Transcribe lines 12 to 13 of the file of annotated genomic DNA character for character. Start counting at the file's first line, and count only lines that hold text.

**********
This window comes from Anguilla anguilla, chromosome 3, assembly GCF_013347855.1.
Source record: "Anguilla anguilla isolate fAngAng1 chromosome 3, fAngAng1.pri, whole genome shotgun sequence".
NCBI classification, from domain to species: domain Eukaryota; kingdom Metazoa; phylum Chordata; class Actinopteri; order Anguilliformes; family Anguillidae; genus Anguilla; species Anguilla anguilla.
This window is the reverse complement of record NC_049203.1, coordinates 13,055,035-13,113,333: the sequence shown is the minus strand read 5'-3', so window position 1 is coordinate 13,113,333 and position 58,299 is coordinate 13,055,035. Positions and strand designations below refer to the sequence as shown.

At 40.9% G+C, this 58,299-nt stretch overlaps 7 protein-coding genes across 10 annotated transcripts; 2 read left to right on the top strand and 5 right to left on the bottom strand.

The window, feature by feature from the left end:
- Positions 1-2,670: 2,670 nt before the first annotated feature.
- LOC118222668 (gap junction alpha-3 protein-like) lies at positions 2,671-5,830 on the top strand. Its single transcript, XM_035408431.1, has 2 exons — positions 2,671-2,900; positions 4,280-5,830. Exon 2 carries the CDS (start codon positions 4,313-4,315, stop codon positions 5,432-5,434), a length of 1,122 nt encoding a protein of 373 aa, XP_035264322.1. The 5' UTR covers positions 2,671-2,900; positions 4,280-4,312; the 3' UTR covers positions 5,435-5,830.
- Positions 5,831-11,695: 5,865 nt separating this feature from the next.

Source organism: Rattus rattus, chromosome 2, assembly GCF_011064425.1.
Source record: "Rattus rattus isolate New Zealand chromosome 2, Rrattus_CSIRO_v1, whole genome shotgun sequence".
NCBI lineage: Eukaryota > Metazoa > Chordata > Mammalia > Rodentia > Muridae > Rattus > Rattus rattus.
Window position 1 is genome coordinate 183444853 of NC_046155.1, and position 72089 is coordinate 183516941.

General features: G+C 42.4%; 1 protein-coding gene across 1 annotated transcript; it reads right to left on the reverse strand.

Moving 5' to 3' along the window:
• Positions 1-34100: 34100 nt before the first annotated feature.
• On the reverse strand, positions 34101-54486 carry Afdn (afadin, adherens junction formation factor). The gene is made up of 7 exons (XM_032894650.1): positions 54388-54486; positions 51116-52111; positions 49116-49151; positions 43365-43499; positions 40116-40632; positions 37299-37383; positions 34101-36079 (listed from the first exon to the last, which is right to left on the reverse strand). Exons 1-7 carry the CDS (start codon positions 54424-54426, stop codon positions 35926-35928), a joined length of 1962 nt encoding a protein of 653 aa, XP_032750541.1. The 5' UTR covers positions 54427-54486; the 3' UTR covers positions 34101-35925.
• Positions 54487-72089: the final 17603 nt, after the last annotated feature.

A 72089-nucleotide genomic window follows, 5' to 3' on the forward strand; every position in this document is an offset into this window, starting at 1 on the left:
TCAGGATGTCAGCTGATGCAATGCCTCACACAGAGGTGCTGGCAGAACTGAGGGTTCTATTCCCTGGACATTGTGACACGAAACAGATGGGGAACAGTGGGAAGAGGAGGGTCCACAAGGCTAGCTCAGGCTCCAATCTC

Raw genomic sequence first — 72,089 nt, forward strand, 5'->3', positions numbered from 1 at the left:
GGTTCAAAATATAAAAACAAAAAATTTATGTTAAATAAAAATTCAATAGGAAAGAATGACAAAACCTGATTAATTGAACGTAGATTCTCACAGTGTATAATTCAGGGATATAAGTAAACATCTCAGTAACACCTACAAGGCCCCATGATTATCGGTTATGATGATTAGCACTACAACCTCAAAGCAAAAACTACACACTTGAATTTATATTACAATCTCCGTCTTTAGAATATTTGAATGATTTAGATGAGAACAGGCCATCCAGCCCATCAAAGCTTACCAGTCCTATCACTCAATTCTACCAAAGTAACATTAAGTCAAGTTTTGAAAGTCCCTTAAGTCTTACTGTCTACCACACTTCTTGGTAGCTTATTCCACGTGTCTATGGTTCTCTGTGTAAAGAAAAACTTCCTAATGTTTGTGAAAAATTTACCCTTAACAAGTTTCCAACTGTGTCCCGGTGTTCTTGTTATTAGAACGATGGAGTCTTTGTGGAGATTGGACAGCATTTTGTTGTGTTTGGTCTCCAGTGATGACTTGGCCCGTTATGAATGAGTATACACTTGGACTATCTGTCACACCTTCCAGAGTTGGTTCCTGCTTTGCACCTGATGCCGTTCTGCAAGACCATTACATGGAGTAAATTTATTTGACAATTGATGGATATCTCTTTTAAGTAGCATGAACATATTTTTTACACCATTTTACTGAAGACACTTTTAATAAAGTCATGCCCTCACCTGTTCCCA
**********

NCBI lineage: Eukaryota > Metazoa > Chordata > Mammalia > Rodentia > Muridae > Rattus > Rattus rattus.
Window position 1 is genome coordinate 183444853 of NC_046155.1, and position 72089 is coordinate 183516941.